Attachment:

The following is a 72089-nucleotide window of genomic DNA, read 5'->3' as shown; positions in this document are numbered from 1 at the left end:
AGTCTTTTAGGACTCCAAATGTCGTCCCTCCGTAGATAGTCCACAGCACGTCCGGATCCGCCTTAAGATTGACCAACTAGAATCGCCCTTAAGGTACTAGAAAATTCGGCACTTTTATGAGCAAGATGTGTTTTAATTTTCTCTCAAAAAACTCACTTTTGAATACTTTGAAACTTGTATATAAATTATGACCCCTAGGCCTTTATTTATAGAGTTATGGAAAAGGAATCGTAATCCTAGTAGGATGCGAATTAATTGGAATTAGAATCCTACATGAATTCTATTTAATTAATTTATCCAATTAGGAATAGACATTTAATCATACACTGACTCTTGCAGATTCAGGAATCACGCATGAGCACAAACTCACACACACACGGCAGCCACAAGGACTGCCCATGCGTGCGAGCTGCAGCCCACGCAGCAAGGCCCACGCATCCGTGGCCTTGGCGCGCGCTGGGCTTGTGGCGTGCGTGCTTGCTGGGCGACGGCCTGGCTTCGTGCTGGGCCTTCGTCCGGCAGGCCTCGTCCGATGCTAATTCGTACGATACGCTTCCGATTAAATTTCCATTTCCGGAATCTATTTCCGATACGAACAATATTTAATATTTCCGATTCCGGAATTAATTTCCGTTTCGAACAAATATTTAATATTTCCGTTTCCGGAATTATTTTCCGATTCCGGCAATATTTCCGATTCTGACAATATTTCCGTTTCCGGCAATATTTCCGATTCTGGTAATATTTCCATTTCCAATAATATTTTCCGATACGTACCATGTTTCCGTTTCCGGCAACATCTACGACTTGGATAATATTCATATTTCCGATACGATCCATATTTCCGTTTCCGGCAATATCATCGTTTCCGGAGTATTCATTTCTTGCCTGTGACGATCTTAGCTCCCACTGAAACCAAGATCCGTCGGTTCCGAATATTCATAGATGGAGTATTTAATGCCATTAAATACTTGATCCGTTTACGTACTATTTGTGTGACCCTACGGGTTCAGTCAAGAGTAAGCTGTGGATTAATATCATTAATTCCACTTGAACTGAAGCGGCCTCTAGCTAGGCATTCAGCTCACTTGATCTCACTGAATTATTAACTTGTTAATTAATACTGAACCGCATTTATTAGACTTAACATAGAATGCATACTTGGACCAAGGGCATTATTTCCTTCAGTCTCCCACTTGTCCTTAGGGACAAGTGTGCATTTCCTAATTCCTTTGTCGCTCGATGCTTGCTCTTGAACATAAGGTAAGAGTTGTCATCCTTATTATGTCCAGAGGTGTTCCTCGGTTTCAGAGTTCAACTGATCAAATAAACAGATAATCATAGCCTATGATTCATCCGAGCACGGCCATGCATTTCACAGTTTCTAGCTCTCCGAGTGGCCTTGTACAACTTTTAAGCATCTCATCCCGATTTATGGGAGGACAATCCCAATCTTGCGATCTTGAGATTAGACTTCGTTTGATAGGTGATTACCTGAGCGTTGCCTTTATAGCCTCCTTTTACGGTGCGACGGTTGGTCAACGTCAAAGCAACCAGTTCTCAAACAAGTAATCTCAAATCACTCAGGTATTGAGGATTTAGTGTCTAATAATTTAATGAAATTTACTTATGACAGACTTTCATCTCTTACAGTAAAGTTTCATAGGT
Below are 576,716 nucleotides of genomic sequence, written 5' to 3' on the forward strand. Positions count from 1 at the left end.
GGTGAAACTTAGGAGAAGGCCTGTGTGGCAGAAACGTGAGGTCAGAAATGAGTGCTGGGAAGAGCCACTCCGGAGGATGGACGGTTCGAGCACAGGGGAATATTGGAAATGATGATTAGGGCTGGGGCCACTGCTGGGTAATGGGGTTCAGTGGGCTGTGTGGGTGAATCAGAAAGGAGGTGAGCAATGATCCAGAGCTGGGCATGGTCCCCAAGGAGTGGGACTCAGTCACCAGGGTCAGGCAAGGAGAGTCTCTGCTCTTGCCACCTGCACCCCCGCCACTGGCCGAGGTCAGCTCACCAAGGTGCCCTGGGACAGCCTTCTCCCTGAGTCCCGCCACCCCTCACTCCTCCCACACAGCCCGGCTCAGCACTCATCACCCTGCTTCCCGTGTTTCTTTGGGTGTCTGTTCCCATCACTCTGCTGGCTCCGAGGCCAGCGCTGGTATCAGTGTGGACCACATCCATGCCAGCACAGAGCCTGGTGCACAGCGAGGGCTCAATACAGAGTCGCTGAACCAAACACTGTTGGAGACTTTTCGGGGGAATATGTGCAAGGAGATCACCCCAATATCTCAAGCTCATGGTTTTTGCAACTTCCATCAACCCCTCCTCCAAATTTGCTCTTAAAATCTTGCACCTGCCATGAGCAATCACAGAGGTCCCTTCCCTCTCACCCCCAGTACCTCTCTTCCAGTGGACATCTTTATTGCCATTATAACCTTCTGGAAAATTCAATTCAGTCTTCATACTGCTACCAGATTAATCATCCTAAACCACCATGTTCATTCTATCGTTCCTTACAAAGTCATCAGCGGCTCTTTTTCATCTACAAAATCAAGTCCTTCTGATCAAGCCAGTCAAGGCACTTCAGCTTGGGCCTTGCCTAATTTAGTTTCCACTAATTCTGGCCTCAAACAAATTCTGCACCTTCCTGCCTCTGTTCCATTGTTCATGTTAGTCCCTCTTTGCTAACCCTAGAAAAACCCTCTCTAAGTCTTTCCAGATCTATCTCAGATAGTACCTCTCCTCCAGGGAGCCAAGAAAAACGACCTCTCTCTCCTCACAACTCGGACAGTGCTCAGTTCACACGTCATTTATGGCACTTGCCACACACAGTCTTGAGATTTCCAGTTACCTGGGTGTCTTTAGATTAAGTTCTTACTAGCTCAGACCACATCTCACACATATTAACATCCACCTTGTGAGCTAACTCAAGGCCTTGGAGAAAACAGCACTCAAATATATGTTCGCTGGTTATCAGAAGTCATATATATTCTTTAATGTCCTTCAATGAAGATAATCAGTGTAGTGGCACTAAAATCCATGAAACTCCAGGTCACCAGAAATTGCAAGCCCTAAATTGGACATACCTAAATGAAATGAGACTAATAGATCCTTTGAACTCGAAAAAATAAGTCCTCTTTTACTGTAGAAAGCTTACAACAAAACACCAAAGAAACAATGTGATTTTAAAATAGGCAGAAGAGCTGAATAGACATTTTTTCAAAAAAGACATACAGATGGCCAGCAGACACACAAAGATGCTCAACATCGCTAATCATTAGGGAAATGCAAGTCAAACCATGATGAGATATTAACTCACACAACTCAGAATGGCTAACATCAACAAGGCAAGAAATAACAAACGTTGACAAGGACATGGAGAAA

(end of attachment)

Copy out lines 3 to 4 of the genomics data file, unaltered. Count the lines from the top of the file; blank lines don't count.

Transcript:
Below are 576,716 nucleotides of genomic sequence, written 5' to 3' on the forward strand. Positions count from 1 at the left end.
GGTGAAACTTAGGAGAAGGCCTGTGTGGCAGAAACGTGAGGTCAGAAATGAGTGCTGGGAAGAGCCACTCCGGAGGATGGACGGTTCGAGCACAGGGGAATATTGGAAATGATGATTAGGGCTGGGGCCACTGCTGGGTAATGGGGTTCAGTGGGCTGTGTGGGTGAATCAGAAAGGAGGTGAGCAATGATCCAGAGCTGGGCATGGTCCCCAAGGAGTGGGACTCAGTCACCAGGGTCAGGCAAGGAGAGTCTCTGCTCTTGCCACCTGCACCCCCGCCACTGGCCGAGGTCAGCTCACCAAGGTGCCCTGGGACAGCCTTCTCCCTGAGTCCCGCCACCCCTCACTCCTCCCACACAGCCCGGCTCAGCACTCATCACCCTGCTTCCCGTGTTTCTTTGGGTGTCTGTTCCCATCACTCTGCTGGCTCCGAGGCCAGCGCTGGTATCAGTGTGGACCACATCCATGCCAGCACAGAGCCTGGTGCACAGCGAGGGCTCAATACAGAGTCGCTGAACCAAACACTGTTGGAGACTTTTCGGGGGAATATGTGCAAGGAGATCACCCCAATATCTCAAGCTCATGGTTTTTGCAACTTCCATCAACCCCTCCTCCAAATTTGCTCTTAAAATCTTGCACCTGCCATGAGCAATCACAGAGGTCCCTTCCCTCTCACCCCCAGTACCTCTCTTCCAGTGGACATCTTTATTGCCATTATAACCTTCTGGAAAATTCAATTCAGTCTTCATACTGCTACCAGATTAATCATCCTAAACCACCATGTTCATTCTATCGTTCCTTACAAAGTCATCAGCGGCTCTTTTTCATCTACAAAATCAAGTCCTTCTGATCAAGCCAGTCAAGGCACTTCAGCTTGGGCCTTGCCTAATTTAGTTTCCACTAATTCTGGCCTCAAACAAATTCTGCACCTTCCTGCCTCTGTTCCATTGTTCATGTTAGTCCCTCTTTGCTAACCCTAGAAAAACCCTCTCTAAGTCTTTCCAGATCTATCTCAGATAGTACCTCTCCTCCAGGGAGCCAAGAAAAACGACCTCTCTCTCCTCACAACTCGGACAGTGCTCAGTTCACACGTCATTTATGGCACTTGCCACACACAGTCTTGAGATTTCCAGTTACCTGGGTGTCTTTAGATTAAGTTCTTACTAGCTCAGACCACATCTCACACATATTAACATCCACCTTGTGAGCTAACTCAAGGCCTTGGAGAAAACAGCACTCAAATATATGTTCGCTGGTTATCAGAAGTCATATATATTCTTTAATGTCCTTCAATGAAGATAATCAGTGTAGTGGCACTAAAATCCATGAAACTCCAGGTCACCAGAAATTGCAAGCCCTAAATTGGACATACCTAAATGAAATGAGACTAATAGATCCTTTGAACTCGAAAAAATAAGTCCTCTTTTACTGTAGAAAGCTTACAACAAAACACCAAAGAAACAATGTGATTTTAAAATAGGCAGAAGAGCTGAATAGACATTTTTTCAAAAAAGACATACAGATGGCCAGCAGACACACAAAGATGCTCAACATCGCTAATCATTAGGGAAATGCAAGTCAAACCATGATGAGATATTAACTCACACAACTCAGAATGGCTAACATCAACAAGGCAAGAAATAACAAACGTTGACAAGGACATGGAGAAA